Lin decides to cook 5 cups of oats. How many cups of water should she boil?
 Diego boils 10 cups of water. How many cups of oats should he add into the water?
 Did you use Priya’s rate (0.4 cups of oats per cup of water) or Han’s rate (2.5 cups of water per cup of oats) to help you answer each of the previous two questions? Why?
Student Response
Student responses to this activity are available at one of our IM Certified Partners
Anticipated Misconceptions
Some students may think that Priya and Han cannot both be right because they came up with different numbers. Ask them to explain what each number means, so that they have a chance to notice that the numbers mean different things. Point out that the positioning of the number 1 appears in different columns within the table.
Activity Synthesis
Focus the discussion on students’ responses to the last question and how they knew which rate to use to solve for unknown amounts of oats and water. If not uncovered in students’ explanations, highlight that when the amount of oats is known but the amount of water is not, it helps to use the “per 1 cup of oats” rate; a simple multiplication will tell us the missing quantity. Conversely, if the amount of water is known, it helps to use the “per 1 cup of water” rate. Since tables of equivalent ratios are familiar, use the completed table to support reasoning about how to use particular numbers to solve particular problems.
Consider connecting this idea to students’ previous work. For example, when finding out how much time it would take to wash all the windows on the Burj Khalifa, it was simpler to use the “minutes per window” rate than the other way around, since the number of windows is known.
Leave the table for this activity displayed and to serve as a reference in the next activity.
Design Principle(s): Optimize output (for explanation); Cultivate conversation; Maximize metaawareness
6.3: Cheesecake, Milk, and Raffle Tickets (20 minutes)
Activity
In this task, students calculate and interpret both $\frac{a}{b}$ and $\frac{b}{a}$ from a ratio $a:b$ presented in a context. They work with lessfamiliar units. The term unit rate is introduced so that students have a general name for a “how many per 1” quantity.
In the first half of the task, students practice computing unit rates from ratios. In the second half they practice selecting the better unit rate to use ($\frac{a}{b}$ or $\frac{b}{a}$) based on the question posed.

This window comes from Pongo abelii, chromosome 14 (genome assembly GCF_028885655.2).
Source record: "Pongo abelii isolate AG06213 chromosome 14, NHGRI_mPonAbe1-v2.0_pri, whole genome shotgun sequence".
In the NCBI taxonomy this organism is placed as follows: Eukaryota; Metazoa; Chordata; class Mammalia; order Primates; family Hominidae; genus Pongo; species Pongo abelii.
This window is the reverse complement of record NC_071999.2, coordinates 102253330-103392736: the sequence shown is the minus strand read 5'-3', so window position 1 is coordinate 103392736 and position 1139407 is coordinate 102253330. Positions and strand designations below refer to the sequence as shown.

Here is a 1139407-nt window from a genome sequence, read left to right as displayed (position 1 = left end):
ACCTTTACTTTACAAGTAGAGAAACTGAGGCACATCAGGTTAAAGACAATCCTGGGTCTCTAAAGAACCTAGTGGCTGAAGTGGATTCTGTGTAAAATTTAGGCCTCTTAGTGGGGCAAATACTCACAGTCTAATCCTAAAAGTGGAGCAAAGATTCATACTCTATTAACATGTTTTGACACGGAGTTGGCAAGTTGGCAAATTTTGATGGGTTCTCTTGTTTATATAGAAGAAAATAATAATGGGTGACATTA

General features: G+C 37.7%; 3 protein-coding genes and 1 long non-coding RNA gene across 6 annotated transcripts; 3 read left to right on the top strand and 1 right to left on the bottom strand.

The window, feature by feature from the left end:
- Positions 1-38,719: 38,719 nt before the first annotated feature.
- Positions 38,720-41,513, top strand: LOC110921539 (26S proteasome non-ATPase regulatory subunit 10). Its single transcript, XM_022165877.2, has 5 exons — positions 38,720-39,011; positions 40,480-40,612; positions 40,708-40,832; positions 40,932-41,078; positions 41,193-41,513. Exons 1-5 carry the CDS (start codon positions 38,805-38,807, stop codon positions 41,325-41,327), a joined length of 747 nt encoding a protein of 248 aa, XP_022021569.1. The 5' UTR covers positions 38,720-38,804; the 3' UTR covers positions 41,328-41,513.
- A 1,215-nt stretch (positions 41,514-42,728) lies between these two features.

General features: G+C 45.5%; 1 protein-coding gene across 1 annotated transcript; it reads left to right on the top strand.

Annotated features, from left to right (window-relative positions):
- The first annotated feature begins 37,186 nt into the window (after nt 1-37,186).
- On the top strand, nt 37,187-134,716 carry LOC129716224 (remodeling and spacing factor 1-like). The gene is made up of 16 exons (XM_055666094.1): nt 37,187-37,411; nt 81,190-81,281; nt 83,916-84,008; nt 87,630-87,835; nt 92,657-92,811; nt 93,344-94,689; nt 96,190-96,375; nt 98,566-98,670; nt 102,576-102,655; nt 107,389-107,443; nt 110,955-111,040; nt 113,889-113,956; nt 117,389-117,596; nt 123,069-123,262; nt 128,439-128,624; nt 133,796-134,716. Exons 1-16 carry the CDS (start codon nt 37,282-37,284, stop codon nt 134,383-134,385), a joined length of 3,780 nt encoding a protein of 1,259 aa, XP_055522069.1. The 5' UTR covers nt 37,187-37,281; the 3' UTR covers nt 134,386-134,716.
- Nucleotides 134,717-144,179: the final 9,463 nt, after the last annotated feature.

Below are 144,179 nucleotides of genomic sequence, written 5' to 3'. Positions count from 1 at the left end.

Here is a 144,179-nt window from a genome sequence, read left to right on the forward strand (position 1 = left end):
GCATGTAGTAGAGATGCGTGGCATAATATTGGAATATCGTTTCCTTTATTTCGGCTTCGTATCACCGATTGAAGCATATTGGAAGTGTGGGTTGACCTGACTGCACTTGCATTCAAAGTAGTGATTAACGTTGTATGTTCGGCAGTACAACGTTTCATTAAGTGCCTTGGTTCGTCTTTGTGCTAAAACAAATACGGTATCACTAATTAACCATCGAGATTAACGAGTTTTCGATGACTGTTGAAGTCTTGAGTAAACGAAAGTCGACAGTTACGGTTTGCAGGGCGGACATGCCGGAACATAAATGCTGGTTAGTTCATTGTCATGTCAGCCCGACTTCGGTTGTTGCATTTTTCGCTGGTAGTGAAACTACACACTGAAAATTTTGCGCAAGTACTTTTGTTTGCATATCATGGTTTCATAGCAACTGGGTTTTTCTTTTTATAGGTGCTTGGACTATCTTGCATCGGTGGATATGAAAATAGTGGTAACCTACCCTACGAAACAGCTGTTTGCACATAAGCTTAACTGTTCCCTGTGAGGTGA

As students work on the second half of the task, identify 1–2 students per question to share their choice of unit rate and how it was used to answer the question.
Launch
Recap that in the previous activity the ratio of 15 cups water for every 6 cups oats can be expressed as two rates “per 1”. These rates are 0.4 cups of oats per cup of water or 2.5 cups of water per cup of oats. Emphasize that, in a table, each of these rates reflects a value paired with a “1” in a row, and that both can be useful depending on the problem at hand. Tell students that we call 0.4 and 2.5 “unit rates” and that a unit rate means “the amount of one quantity for 1 of another quantity.”
Arrange students in groups of 2. Tell students that they will now solve some problems using unit rates. Give students 3–4 minutes to complete the first half of the task (the first three problems). Ask them to share their responses with their partner and come to an agreement before moving on to the second half. Clarify that “oz” is an abbreviation for “ounce.”
Supports accessibility for: Conceptual processing; Language
Design Principle(s): Support sensemaking
Student Facing
For each situation, find the unit rates.

A cheesecake recipe says, “Mix 12 oz of cream cheese with 15 oz of sugar.”
 How many ounces of cream cheese are there for every ounce of sugar?
 How many ounces of sugar is that for every ounce of cream cheese?

Mai’s family drinks a total of 10 gallons of milk every 6 weeks.
 How many gallons of milk does the family drink per week?
 How many weeks does it take the family to consume 1 gallon of milk?

Tyler paid \$16 for 4 raffle tickets.
 What is the price per ticket?
 How many tickets is that per dollar?

For each problem, decide which unit rate from the previous situations you prefer to use. Next, solve the problem, and show your thinking.
 If Lin wants to make extra cheesecake filling, how much cream cheese will she need to mix with 35 ounces of sugar?
 How many weeks will it take Mai’s family to finish 3 gallons of milk?